Nail Trimming on Your Pet: How to Do It Right

Pet

A surefire way to get a pet to hate you is to bring out the nail clippers and try to trim their nails while they’re still wiggling around. Trimming nails is an important part of pet care, but it isn’t always the most fun thing in the world!

However, there are some ways that you can make it easier on both you and your pet, which we’ll cover here.

Here’s how to trim your pet’s nails safely and efficiently.

 

Why trim pet nails?

Trimming your pet’s nails will help prevent them from scratching themselves or family members with their sharp claws. This can lead to skin infections, hair loss, and bleeding.

Also, trimming nails regularly will help make it easier for the vet or groomer when they need to do other things like administer medications or get a good look at the paw pads.

Nails that are long can be difficult for a person with arthritis who has trouble gripping things tightly. They can also cause problems for people with diabetes whose circulation is not what it used to be.

The best time to cut nails is after a bath when they are softest, but you should never cut wet nails because they could splinter and cause pain or infection.

You should always use a nail clipper designed specifically for pets. The clipper should have a guard so you don’t clip too much of the nail away and create an ingrown nail which may lead to infection or discomfort.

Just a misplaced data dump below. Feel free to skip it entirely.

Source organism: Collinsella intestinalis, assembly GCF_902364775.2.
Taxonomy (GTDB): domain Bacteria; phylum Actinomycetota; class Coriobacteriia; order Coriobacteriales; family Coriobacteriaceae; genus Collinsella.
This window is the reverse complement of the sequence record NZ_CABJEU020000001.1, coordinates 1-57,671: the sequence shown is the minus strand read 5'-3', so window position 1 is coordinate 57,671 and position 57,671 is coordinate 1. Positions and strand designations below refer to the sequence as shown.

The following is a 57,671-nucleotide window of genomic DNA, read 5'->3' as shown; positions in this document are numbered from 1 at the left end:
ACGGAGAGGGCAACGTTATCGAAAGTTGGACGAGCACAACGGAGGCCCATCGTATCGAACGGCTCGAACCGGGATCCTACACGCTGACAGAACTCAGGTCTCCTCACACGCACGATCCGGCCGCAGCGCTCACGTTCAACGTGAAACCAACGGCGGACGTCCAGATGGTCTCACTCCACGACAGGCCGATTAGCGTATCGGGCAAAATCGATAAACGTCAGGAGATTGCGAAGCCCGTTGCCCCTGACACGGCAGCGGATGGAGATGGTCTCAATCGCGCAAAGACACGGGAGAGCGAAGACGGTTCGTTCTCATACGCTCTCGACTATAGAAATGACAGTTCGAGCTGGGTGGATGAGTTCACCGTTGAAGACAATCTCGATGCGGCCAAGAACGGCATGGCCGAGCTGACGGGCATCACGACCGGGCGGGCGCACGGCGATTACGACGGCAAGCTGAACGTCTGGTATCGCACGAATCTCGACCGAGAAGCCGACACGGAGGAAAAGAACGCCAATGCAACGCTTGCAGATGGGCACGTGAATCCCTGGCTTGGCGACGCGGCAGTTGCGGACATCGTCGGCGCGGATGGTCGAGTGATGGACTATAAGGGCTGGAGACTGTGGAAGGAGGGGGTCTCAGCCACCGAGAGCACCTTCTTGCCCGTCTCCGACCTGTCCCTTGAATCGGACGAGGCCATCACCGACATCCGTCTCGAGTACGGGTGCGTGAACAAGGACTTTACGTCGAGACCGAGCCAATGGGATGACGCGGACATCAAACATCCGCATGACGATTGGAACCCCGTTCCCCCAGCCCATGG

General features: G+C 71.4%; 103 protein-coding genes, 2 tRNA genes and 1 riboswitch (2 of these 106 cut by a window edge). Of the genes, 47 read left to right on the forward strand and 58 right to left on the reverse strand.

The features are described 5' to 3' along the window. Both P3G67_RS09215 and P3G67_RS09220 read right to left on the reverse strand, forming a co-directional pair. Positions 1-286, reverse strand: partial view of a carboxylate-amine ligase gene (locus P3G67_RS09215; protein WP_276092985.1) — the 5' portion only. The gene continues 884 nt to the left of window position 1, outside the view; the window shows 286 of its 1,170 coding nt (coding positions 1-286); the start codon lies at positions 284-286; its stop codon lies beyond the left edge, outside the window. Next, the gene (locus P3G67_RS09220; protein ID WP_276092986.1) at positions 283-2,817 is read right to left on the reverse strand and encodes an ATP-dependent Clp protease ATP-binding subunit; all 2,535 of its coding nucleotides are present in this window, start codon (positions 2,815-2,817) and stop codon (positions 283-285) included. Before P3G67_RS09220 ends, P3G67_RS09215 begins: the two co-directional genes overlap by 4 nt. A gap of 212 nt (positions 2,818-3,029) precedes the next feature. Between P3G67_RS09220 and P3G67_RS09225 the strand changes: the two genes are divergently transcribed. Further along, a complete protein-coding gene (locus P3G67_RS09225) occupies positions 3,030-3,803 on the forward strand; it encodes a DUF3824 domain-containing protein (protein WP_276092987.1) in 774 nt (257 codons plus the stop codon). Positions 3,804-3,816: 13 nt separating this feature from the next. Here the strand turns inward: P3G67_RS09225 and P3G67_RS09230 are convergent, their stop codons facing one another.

It is important to hold the paw gently in one hand while clipping each nail. Keep the clipper blade parallel to the floor as you move around each claw, cutting off just enough so that there is no space between it and the pad.

Be sure not to touch the quick (a vein inside the nail) or press down hard on top of it–you’ll know where this is by seeing a pink area next to white tissue in some cases.

 

When do you need to trim your pet’s nails?

You should trim your pet’s nails anytime you see the quick (the pink bit that shows near the base of your pet’s nail). If you wait too long, your pet will have painful tears in their paw pads which could lead to infections.

You might be hesitant at first because this process can be uncomfortable for both of you, but it will save you a lot of trouble in the long run.

There are many methods to trim your pet’s nails, but if you are looking for an easy way, there is a product called PediPaws that is specifically designed to safely and effectively cut through the toughest dog and cat nails.

The PediPaws kit includes a specially designed pair of clippers with safety features so they won’t snap and break like regular scissors; as well as an emery board file so you can file down any rough edges left by the clippers.

Once you get comfortable using these tools, you’ll find it’s not only easy but also quite enjoyable to give your pets a manicure! 

What size do I need?

Your pet’s nails grow about 1⁄2 inch per month, so make sure the trimmers are sharp enough to cut through your pet’s nails without being too tight or loose.

If you find yourself struggling, try cutting off just the tip of your pet’s nail instead of cutting them all off at once.

 

How should you trim your pet’s nails?